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, they are rooted in scientific discovery and technological innovation. there has to be a greater appreciation for the role of science and technology in society. we have to get young women engaged early. we found that if young women are engaged in experiments to work, if they are part of the team, it makes a big difference. we try to create an intergene rational mentoring system. when young women come through the ranks through the promotion and tenure process, we have to ensure fairness of the system. it is a complex problem. that is why it is hard for people to talk about it. >> why is it important that there are more women? >> it is important that there be more science. we are about to face what i call the quiet crisis. you have a number of scientists in this country who came of age when i did. they are beginning to retire. those retirements are going to accelerate over the next few years. the second hidden variable is that we depend strongly on immigrants. we have always been a nation of immigrants. i do not think people appreciate how much of our science and engineering work force is made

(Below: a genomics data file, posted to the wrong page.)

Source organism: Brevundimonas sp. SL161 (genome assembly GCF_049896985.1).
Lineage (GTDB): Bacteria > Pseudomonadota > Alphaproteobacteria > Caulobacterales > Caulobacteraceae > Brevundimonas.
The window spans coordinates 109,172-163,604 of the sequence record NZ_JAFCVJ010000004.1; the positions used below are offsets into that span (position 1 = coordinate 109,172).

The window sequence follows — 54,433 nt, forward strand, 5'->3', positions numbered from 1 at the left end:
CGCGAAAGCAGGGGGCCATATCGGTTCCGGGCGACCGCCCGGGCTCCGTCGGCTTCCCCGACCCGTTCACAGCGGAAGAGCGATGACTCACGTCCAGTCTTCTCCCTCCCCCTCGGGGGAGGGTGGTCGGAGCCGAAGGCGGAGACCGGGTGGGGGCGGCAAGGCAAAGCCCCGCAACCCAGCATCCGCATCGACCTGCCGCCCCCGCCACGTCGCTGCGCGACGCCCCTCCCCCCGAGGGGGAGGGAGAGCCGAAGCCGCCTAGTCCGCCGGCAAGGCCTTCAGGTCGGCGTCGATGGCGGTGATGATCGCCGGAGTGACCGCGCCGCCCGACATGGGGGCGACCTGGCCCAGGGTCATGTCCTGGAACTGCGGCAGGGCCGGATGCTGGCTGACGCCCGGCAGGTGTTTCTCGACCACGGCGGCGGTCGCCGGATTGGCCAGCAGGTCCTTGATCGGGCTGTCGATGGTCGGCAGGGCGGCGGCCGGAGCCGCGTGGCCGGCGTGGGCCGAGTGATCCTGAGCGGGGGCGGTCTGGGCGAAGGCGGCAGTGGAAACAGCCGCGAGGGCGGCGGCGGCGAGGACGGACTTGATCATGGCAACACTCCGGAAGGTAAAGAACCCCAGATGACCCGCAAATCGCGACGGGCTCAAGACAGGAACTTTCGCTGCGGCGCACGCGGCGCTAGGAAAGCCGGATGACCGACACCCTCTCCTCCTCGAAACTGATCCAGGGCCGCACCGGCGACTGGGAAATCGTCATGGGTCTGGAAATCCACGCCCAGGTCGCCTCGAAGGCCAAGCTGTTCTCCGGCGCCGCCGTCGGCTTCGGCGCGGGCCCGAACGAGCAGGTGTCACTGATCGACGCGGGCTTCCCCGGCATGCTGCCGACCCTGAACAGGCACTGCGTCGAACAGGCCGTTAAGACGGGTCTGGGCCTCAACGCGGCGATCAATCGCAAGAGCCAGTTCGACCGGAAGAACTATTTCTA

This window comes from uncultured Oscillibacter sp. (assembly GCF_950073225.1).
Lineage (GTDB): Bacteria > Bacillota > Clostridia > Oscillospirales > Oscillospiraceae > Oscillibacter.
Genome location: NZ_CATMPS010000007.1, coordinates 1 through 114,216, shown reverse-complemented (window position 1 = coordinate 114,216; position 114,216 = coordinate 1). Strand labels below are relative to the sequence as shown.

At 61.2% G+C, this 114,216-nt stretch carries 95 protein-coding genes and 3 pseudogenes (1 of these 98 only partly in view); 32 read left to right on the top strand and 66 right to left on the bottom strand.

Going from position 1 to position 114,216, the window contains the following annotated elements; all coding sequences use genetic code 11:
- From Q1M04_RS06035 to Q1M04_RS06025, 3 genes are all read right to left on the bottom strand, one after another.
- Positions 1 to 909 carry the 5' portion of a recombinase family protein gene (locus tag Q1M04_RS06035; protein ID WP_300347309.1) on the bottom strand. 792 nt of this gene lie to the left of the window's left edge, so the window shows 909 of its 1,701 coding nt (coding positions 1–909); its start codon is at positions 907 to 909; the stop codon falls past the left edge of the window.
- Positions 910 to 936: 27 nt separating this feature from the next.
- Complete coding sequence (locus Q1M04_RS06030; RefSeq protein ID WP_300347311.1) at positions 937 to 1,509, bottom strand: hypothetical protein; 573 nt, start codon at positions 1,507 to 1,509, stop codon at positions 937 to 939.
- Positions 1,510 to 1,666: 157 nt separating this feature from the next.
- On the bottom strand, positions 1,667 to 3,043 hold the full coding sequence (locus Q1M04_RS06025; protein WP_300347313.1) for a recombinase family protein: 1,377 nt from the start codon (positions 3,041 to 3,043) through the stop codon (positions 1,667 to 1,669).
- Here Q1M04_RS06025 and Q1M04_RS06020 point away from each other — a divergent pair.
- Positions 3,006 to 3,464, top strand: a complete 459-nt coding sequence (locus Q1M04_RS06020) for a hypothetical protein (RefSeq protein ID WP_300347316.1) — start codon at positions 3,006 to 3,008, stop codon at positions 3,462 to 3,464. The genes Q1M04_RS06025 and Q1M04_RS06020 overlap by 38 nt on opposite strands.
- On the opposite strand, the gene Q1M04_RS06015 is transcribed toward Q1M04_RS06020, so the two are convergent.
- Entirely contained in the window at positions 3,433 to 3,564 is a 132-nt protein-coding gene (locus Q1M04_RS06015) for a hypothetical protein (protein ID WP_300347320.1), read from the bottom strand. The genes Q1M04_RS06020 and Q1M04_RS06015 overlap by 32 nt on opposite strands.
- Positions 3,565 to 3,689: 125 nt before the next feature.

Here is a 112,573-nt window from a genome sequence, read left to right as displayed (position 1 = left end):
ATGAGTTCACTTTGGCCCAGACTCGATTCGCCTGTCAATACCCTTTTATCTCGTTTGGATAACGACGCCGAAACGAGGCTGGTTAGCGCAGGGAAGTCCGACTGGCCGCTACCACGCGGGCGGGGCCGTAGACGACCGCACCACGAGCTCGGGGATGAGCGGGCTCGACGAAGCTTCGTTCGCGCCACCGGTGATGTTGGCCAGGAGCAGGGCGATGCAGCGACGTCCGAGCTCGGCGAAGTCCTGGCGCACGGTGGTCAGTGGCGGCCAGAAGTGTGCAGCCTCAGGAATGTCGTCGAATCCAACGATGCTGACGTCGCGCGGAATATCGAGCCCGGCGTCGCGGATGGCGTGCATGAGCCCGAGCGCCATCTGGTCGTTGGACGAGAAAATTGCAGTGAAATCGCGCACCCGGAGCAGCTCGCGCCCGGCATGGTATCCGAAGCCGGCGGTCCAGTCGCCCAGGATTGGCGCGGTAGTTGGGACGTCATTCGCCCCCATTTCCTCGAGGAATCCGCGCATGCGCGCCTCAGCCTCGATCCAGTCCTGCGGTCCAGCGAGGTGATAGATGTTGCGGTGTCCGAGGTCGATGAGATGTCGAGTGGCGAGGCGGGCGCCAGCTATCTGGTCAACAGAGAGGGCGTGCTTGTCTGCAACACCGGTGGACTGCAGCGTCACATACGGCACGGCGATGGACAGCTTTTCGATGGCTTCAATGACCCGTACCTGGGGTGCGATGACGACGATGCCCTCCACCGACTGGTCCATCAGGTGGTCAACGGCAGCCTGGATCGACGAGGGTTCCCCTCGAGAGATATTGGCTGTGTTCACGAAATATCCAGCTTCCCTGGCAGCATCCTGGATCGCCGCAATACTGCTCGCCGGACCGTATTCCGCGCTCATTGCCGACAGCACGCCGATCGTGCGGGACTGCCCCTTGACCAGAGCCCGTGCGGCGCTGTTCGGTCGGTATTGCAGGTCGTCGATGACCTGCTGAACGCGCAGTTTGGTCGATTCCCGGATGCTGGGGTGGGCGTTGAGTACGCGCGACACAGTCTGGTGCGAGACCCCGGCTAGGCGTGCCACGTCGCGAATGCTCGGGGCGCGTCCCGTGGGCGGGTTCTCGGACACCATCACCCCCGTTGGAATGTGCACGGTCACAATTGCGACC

, then distribution, then production. in conjunction with the great improvements in technology that unleashed the powers of capitalism, and capitalism manage to produce immense wealth, and at the same time produce poverty that had never been known before. the debt is to capitalism what hell is to christianity. unpleasant, but absolutely necessary for it to work. in a sense, capitalism is about ecological economics, even though capitalists don't want to hear this. it is about recycling. we had heard of the term by the 1970's, especially about the green movement in europe. capitalism has always been recycling. the process of described is a process whereby the entrepreneur is now forced to be an entrepreneur. the ex-peasants, they did not choose to be entrepreneurs. they had to be. they used debt. bringing it to the present, energizing the production process, producing the wealth from which he hopes that he will be able to repay the debt. the moneylenders, later the bankers. cover for the fact that he had paid wages for capital goods. hoping there is something left for him, for profit. debt is a